The Cyberbrains

Research and contemplation in new media

The Web on a cell phone? A dialogue

The Cyberbrains had the following discussion over e-mail the last few days (I know, we are so old school.) It all started when Clyde asked how Web pages looked on an iPhone and evolved into a treatise on the viability of the mobile web. It included Cyberbrains Clyde Bentley, Joe Kokenge, Jeremy Littau, Deborah Mason, and me, Hans K. Meyer. It’s kind of long, but we thought it pretty profound and appropriate for this forum, so we’re posting it here in its entirety in a point-counterpoint format. We hope it makes sense, and more importantly makes you think about why people use their cell phones, the Internet and when they use them together.

CLYDE: AT&T seems to have increased the operating speed of its cellular Web connection recently. I’ve just started reading a few papers on my Treo because it is now fast and easy. Today I read the NY Times, the Columbia Tribune and the Missourian.

The Times is great. It is only slightly slower than reading on my laptop. The Trib has some layout problems, but eventually reformats and does a pretty good job with color photos and stories. The Missourian is problematic. It immediately tried to download 160 MB of homepage. That homepage started as a big block of headers and navigation links. When it reformatted, it put half the page in big black blocks with purple type.

I had not read our version of the Taser story, but had read Tom’s e-mail on my phone. I read the story on the home page, then it gave me a sidebar link the the “Captain says..”, but that turned out to be the same story.

When I scrolled down to the bottom of the page, the ads went a bit crazy. I’ll keep playing with this, partly because I’m now addicted. BTW, on the Treo the type reformats to one column wide and about 12 point, with 14-point bold headlines. Very readable. The photos have good color. Haven’t tried the video links.

Can someone tell me how the page looks on an iPhone?

JEREMY: Digmo surfs OK on my iPod Touch, not sure how similar the tech is to what the iPhone offers. The page does load slower than I expected though.

CLYDE: You are using WiFi. Most phones use cell web. We need to get more tests on that.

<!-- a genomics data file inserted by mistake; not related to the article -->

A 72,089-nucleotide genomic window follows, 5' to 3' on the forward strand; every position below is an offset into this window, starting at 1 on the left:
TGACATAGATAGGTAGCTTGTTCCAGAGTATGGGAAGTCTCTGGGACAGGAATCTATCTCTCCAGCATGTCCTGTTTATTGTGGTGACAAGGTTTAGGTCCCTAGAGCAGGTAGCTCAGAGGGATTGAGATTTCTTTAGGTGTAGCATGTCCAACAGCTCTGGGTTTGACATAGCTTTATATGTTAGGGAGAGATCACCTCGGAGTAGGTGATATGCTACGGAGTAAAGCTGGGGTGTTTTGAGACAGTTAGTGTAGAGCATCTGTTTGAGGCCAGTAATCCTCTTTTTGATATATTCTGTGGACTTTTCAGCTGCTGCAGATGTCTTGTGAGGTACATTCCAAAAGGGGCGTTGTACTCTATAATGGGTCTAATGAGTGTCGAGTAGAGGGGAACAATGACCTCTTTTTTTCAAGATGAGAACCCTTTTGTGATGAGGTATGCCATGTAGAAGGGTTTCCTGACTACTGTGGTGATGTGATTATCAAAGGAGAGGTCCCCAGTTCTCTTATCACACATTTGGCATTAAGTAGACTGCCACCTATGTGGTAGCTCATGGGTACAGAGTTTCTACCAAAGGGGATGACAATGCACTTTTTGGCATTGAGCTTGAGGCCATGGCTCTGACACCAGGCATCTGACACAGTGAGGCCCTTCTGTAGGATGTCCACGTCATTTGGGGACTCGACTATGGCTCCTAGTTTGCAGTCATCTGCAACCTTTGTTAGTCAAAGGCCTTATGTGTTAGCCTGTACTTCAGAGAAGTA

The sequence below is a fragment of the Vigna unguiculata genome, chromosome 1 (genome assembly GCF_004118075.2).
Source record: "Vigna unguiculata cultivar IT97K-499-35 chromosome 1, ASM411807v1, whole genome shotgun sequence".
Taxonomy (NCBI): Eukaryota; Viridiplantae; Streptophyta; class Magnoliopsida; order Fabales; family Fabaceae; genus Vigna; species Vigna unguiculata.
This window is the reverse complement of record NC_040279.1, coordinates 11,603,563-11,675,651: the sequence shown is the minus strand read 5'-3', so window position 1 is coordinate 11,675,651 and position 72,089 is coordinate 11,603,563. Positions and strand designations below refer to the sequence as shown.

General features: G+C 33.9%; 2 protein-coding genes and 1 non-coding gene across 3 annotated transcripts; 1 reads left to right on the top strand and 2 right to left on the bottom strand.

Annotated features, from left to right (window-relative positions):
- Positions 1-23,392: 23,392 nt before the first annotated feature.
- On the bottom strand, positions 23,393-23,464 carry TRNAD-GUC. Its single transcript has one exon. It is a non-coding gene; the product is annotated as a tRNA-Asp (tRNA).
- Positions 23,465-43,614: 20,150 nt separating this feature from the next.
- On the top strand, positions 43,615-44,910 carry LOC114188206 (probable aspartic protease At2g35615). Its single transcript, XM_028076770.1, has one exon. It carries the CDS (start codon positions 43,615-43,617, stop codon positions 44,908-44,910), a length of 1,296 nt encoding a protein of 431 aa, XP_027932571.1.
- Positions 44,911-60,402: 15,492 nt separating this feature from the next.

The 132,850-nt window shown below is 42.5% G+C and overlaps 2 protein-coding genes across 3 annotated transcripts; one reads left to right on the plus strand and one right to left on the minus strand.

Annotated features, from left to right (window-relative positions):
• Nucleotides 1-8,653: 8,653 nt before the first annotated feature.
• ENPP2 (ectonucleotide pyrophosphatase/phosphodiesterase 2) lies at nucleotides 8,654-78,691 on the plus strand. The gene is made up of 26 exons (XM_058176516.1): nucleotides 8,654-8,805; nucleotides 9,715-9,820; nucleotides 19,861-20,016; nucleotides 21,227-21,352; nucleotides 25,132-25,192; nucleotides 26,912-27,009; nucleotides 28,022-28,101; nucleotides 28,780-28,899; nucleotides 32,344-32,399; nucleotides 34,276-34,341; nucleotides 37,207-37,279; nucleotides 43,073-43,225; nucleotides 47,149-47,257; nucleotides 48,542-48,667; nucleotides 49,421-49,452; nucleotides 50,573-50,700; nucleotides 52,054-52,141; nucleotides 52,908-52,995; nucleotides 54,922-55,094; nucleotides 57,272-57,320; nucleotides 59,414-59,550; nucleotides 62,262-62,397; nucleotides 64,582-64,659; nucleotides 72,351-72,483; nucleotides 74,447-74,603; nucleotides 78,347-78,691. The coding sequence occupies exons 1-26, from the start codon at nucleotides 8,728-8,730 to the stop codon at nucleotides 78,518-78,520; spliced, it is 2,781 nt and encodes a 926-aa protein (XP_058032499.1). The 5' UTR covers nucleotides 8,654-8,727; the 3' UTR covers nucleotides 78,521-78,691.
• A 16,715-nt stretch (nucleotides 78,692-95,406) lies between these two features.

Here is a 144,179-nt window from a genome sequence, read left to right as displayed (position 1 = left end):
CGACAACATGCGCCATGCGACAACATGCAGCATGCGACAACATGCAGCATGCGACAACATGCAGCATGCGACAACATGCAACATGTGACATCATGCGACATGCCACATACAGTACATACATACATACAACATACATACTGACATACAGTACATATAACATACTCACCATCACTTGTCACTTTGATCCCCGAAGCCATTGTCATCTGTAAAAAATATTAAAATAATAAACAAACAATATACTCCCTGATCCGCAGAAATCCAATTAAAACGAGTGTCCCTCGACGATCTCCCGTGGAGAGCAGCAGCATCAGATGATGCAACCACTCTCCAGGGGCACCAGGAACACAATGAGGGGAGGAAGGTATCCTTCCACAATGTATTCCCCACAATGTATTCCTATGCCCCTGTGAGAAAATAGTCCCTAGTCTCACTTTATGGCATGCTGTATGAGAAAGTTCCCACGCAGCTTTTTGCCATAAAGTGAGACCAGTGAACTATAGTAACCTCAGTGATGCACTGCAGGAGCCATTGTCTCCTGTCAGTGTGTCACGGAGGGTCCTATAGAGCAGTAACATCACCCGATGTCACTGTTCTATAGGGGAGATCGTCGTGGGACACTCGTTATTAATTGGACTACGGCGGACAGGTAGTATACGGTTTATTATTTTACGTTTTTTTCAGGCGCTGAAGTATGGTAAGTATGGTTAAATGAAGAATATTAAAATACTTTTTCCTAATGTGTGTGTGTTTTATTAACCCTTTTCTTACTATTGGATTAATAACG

JEREMY: Ah, then yes, very different. I know very little about cell web, as I don’t sleep with my Blackberry like Hans. 🙂

HANS: Ok, I do not sleep with my Blackberry. Actually, I broke it, so thanks Jeremy for bringing up a very painful memory!

From what I understand, Blackberries and Treos have native software that truncates pages so they’ll fit on the smaller screen. Most of the major sites include code that interacts with this truncation software to make the sites look good. Smaller web pages do not. For example, I could see ESPN great on my Blackberry, but not MyMissourian or DigMo.

Apple uses entirely different software that tries to replicate the same page you’d see on your Apple desktop. It doesn’t truncate (whether connected on wifi or cellularly). The bugaboo I’ve heard on iPhones is sometimes the zooming feature doesn’t work, but all web pages should display fine.

Here’s an article that makes the distinctions better than I could.

By the way, I’d argue with you against young people using their cell phones to access the Internet. The old interfaces were so bad that all you could do was download a ringtone or see some news headlines. The only people I ever seen on the Internet have an iPhone, but that’s half the campus now.

JOE: Hans, I’m with you there. Surfing the net on a phone is really only worthwhile if you have an iPhone. Unless there’s some new fangled cellphone model out there that I don’t know about. It’s funny too, why can I get Internet almost everywhere on an iPhone but I still have to “find” wireless with my laptop. Ridiculous. If they can do it on a phone, they sure as heck could do it on my computer. And even if your download speeds are awesome, using an iPhone to actually do stuff on the Web is a pain. I mean how much can you actually do for how long on a screen the size of a tarot card. I want free wireless everywhere on my computer. That’s what I want.